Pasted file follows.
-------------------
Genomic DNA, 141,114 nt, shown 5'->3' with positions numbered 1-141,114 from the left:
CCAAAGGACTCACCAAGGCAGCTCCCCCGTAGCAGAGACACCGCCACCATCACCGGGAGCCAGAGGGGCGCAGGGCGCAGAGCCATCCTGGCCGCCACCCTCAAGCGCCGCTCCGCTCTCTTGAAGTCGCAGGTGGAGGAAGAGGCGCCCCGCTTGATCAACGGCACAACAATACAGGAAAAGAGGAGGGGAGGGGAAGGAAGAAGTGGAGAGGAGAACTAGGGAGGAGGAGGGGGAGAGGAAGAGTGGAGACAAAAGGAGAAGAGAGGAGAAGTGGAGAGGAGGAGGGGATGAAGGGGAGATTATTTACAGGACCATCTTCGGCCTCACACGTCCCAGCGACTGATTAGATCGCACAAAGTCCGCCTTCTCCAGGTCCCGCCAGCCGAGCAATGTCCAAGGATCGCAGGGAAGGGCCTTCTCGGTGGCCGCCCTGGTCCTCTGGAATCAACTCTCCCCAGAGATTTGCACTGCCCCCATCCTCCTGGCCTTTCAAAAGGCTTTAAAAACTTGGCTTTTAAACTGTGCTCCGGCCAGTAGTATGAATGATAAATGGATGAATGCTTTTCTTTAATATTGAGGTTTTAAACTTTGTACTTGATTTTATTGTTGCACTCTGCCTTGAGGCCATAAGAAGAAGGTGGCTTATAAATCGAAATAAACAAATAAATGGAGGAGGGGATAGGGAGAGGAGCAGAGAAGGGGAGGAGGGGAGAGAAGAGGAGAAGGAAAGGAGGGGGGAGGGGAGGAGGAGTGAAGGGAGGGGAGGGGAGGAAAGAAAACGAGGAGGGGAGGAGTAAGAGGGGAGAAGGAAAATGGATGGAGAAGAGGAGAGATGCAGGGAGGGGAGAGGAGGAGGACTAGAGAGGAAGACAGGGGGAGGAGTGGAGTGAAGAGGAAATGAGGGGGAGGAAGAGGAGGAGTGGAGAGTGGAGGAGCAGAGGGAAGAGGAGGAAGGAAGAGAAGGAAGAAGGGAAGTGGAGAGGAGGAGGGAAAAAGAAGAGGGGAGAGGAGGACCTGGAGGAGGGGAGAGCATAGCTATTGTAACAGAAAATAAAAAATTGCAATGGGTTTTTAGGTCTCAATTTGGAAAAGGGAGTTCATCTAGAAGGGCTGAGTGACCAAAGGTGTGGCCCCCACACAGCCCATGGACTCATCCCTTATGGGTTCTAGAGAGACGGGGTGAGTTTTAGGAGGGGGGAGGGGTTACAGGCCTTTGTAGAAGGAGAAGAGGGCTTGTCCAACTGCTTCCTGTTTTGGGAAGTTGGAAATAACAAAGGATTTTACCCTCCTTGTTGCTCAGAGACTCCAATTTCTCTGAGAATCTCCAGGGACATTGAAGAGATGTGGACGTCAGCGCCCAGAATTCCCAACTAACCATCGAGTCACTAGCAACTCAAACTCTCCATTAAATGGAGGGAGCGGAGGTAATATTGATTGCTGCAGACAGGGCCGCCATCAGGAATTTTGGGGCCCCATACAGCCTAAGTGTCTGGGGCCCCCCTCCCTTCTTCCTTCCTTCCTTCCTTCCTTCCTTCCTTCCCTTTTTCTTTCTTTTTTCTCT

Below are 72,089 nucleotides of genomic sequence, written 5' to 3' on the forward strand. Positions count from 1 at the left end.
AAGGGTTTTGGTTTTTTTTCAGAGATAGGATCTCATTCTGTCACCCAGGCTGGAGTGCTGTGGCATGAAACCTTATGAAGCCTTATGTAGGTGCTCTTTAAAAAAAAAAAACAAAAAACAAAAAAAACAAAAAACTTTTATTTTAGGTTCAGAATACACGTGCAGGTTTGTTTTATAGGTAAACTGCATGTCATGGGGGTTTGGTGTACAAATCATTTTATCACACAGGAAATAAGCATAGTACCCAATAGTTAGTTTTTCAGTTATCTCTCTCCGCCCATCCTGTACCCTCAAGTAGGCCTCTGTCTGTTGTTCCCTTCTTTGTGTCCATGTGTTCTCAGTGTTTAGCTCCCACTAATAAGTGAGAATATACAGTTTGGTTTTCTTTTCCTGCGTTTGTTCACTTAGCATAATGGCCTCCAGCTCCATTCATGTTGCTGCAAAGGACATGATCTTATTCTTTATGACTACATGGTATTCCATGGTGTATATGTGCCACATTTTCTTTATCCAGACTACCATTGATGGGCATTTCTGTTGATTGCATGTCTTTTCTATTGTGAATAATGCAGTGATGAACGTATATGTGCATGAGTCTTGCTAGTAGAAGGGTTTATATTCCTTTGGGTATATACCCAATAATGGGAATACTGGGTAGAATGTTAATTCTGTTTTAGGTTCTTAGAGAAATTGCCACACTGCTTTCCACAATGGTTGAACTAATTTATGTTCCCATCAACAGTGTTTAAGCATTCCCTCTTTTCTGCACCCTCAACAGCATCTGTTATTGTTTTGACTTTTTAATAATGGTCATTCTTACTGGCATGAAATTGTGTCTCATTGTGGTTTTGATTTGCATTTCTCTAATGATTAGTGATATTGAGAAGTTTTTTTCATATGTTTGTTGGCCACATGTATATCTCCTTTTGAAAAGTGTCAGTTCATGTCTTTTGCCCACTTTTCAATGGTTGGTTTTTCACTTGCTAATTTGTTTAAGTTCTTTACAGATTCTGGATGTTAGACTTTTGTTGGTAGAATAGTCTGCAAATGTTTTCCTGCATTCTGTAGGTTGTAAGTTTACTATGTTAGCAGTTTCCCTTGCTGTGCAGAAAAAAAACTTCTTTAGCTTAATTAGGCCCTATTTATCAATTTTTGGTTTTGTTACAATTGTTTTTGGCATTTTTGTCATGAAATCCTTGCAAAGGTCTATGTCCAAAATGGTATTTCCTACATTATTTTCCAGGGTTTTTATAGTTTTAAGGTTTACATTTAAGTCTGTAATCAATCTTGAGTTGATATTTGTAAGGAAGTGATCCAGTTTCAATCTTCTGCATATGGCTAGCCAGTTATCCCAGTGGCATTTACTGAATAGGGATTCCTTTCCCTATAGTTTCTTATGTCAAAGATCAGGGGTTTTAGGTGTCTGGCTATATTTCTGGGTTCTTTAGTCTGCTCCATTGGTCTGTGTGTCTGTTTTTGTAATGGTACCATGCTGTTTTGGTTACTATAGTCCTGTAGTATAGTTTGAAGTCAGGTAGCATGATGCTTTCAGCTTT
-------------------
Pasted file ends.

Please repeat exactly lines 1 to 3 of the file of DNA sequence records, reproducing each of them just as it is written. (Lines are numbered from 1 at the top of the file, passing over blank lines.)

Genomic DNA, 141,114 nt, shown 5'->3' with positions numbered 1-141,114 from the left:
CCAAAGGACTCACCAAGGCAGCTCCCCCGTAGCAGAGACACCGCCACCATCACCGGGAGCCAGAGGGGCGCAGGGCGCAGAGCCATCCTGGCCGCCACCCTCAAGCGCCGCTCCGCTCTCTTGAAGTCGCAGGTGGAGGAAGAGGCGCCCCGCTTGATCAACGGCACAACAATACAGGAAAAGAGGAGGGGAGGGGAAGGAAGAAGTGGAGAGGAGAACTAGGGAGGAGGAGGGGGAGAGGAAGAGTGGAGACAAAAGGAGAAGAGAGGAGAAGTGGAGAGGAGGAGGGGATGAAGGGGAGATTATTTACAGGACCATCTTCGGCCTCACACGTCCCAGCGACTGATTAGATCGCACAAAGTCCGCCTTCTCCAGGTCCCGCCAGCCGAGCAATGTCCAAGGATCGCAGGGAAGGGCCTTCTCGGTGGCCGCCCTGGTCCTCTGGAATCAACTCTCCCCAGAGATTTGCACTGCCCCCATCCTCCTGGCCTTTCAAAAGGCTTTAAAAACTTGGCTTTTAAACTGTGCTCCGGCCAGTAGTATGAATGATAAATGGATGAATGCTTTTCTTTAATATTGAGGTTTTAAACTTTGTACTTGATTTTATTGTTGCACTCTGCCTTGAGGCCATAAGAAGAAGGTGGCTTATAAATCGAAATAAACAAATAAATGGAGGAGGGGATAGGGAGAGGAGCAGAGAAGGGGAGGAGGGGAGAGAAGAGGAGAAGGAAAGGAGGGGGGAGGGGAGGAGGAGTGAAGGGAGGGGAGGGGAGGAAAGAAAACGAGGAGGGGAGGAGTAAGAGGGGAGAAGGAAAATGGATGGAGAAGAGGAGAGATGCAGGGAGGGGAGAGGAGGAGGACTAGAGAGGAAGACAGGGGGAGGAGTGGAGTGAAGAGGAAATGAGGGGGAGGAAGAGGAGGAGTGGAGAGTGGAGGAGCAGAGGGAAGAGGAGGAAGGAAGAGAAGGAAGAAGGGAAGTGGAGAGGAGGAGGGAAAAAGAAGAGGGGAGAGGAGGACCTGGAGGAGGGGAGAGCATAGCTATTGTAACAGAAAATAAAAAATTGCAATGGGTTTTTAGGTCTCAATTTGGAAAAGGGAGTTCATCTAGAAGGGCTGAGTGACCAAAGGTGTGGCCCCCACACAGCCCATGGACTCATCCCTTATGGGTTCTAGAGAGACGGGGTGAGTTTTAGGAGGGGGGAGGGGTTACAGGCCTTTGTAGAAGGAGAAGAGGGCTTGTCCAACTGCTTCCTGTTTTGGGAAGTTGGAAATAACAAAGGATTTTACCCTCCTTGTTGCTCAGAGACTCCAATTTCTCTGAGAATCTCCAGGGACATTGAAGAGATGTGGACGTCAGCGCCCAGAATTCCCAACTAACCATCGAGTCACTAGCAACTCAAACTCTCCATTAAATGGAGGGAGCGGAGGTAATATTGATTGCTGCAGACAGGGCCGCCATCAGGAATTTTGGGGCCCCATACAGCCTAAGTGTCTGGGGCCCCCCTCCCTTCTTCCTTCCTTCCTTCCTTCCTTCCTTCCTTCCCTTTTTCTTTCTTTTTTCTCT

Below are 72,089 nucleotides of genomic sequence, written 5' to 3' on the forward strand. Positions count from 1 at the left end.